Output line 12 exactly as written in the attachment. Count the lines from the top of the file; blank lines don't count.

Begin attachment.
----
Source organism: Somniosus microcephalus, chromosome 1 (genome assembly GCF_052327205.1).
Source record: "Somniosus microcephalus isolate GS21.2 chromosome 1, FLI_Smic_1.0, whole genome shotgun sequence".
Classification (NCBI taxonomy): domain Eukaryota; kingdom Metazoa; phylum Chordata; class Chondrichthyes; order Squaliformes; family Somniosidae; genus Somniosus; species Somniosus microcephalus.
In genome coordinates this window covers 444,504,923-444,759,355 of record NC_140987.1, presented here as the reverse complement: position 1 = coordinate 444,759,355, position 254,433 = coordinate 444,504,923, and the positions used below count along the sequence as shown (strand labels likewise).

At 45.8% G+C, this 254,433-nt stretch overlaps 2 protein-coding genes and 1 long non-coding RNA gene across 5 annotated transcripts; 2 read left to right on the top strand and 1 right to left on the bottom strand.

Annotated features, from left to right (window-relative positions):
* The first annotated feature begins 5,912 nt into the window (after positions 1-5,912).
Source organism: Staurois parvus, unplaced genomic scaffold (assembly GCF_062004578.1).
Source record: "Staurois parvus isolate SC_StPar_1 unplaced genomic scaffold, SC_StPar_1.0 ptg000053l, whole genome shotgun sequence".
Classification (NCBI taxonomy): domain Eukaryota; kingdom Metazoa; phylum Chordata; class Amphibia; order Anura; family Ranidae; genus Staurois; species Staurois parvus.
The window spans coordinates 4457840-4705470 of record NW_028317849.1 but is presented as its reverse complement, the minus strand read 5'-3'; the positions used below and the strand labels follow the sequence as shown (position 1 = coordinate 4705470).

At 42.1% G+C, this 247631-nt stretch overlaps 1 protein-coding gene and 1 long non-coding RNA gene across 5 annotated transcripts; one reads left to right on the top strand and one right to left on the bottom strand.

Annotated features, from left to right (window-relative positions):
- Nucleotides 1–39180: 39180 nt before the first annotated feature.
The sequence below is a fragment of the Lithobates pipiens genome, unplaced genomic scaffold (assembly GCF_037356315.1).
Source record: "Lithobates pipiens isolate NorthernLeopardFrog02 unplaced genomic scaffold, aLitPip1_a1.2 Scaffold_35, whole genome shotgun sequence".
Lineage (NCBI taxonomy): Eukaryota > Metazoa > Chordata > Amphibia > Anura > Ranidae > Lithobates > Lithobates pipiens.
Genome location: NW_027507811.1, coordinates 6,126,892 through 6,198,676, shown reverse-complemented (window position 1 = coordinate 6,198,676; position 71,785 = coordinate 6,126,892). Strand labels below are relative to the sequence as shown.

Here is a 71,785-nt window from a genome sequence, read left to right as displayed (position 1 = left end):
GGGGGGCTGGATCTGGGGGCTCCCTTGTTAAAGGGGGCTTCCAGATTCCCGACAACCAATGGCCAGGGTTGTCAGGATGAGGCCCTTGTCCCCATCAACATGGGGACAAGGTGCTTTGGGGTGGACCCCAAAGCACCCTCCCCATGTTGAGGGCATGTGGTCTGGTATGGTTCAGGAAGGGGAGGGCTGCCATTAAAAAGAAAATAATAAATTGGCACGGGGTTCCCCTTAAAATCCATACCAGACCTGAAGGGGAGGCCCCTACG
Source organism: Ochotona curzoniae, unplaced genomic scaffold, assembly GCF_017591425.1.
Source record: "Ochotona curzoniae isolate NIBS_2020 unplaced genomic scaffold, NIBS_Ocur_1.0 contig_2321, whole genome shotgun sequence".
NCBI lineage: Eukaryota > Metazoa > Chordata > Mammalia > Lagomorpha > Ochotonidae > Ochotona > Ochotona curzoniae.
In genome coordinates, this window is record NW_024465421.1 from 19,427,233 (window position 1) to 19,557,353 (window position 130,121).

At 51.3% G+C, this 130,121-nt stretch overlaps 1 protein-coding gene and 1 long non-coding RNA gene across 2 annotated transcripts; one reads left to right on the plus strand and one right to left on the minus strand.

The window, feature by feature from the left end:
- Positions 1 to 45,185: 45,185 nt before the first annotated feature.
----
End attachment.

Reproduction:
At 42.1% G+C, this 247631-nt stretch overlaps 1 protein-coding gene and 1 long non-coding RNA gene across 5 annotated transcripts; one reads left to right on the top strand and one right to left on the bottom strand.